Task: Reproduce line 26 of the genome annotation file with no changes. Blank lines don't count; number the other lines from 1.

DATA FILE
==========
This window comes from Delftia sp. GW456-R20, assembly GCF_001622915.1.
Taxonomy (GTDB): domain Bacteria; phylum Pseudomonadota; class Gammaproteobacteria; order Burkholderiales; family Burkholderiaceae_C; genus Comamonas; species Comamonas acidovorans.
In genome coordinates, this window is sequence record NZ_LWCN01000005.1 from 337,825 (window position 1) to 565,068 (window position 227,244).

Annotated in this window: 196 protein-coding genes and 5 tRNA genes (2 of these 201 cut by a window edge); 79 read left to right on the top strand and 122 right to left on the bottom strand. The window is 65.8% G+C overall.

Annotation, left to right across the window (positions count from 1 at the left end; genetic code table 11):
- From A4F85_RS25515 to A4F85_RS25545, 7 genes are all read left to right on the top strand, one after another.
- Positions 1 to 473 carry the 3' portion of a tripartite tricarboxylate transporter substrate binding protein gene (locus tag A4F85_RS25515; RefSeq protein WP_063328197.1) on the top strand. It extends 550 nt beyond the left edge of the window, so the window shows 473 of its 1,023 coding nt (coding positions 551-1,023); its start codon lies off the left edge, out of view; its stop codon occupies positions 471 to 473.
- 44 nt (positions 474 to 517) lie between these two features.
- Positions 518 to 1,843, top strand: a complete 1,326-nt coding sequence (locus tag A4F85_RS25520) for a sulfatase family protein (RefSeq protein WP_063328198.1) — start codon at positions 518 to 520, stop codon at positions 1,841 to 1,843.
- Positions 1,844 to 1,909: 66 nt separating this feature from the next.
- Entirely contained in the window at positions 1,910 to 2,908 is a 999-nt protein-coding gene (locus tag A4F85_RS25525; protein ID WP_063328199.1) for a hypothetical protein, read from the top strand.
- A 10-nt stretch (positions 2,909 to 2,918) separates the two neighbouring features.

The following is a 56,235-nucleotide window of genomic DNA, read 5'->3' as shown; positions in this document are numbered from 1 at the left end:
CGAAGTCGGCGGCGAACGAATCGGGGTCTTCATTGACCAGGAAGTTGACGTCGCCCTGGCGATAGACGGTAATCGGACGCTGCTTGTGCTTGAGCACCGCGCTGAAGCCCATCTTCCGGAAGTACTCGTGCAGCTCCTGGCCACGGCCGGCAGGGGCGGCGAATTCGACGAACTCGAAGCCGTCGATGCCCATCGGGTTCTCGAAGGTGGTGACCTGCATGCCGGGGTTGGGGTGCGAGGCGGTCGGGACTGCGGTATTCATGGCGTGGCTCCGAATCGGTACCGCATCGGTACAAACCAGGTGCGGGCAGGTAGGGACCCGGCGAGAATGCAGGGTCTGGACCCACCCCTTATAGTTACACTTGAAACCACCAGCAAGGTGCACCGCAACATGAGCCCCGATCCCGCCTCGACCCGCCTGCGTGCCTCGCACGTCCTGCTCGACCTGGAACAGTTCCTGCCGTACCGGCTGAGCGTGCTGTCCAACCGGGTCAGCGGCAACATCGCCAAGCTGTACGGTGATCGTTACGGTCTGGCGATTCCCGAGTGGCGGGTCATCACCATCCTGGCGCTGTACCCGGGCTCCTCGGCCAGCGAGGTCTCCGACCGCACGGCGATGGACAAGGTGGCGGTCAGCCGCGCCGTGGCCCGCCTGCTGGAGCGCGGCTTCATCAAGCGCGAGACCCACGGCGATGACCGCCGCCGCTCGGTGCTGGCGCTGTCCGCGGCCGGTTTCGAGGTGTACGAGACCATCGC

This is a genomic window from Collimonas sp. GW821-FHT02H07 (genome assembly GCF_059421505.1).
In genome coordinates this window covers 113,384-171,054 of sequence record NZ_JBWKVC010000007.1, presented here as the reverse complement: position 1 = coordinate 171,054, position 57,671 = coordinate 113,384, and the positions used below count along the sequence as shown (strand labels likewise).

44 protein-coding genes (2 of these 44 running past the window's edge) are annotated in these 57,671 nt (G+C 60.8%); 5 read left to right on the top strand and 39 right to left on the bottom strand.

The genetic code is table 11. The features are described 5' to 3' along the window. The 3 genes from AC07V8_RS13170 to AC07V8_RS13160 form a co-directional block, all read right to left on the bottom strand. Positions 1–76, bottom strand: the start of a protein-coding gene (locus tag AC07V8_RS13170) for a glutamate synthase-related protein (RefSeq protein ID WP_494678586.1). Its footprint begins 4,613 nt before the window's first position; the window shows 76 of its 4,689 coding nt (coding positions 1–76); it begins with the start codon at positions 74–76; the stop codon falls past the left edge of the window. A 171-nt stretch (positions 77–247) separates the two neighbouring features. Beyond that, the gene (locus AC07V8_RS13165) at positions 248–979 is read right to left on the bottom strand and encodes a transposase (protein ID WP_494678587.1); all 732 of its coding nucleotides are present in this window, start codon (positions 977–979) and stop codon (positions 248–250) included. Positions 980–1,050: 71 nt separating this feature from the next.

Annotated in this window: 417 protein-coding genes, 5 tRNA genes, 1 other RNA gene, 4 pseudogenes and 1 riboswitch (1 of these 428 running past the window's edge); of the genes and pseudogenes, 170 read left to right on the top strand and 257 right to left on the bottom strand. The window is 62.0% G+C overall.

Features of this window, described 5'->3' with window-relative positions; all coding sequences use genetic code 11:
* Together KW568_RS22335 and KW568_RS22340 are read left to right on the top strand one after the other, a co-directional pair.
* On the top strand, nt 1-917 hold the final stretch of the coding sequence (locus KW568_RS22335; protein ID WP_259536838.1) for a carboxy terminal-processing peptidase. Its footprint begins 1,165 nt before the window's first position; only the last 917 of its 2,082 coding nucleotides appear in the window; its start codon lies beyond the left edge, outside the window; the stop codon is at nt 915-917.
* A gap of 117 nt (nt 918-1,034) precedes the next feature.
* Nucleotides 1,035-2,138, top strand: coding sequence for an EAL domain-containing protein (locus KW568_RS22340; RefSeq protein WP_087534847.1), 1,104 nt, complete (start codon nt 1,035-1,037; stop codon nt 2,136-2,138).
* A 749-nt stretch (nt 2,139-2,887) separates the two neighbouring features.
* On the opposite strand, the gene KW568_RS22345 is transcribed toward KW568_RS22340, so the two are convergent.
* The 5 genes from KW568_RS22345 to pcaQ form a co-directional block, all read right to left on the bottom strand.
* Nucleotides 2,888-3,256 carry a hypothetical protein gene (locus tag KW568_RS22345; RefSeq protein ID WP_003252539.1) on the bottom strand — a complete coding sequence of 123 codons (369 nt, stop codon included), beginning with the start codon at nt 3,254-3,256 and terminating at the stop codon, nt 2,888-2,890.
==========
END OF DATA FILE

* On the opposite strand, the gene KW568_RS22345 is transcribed toward KW568_RS22340, so the two are convergent.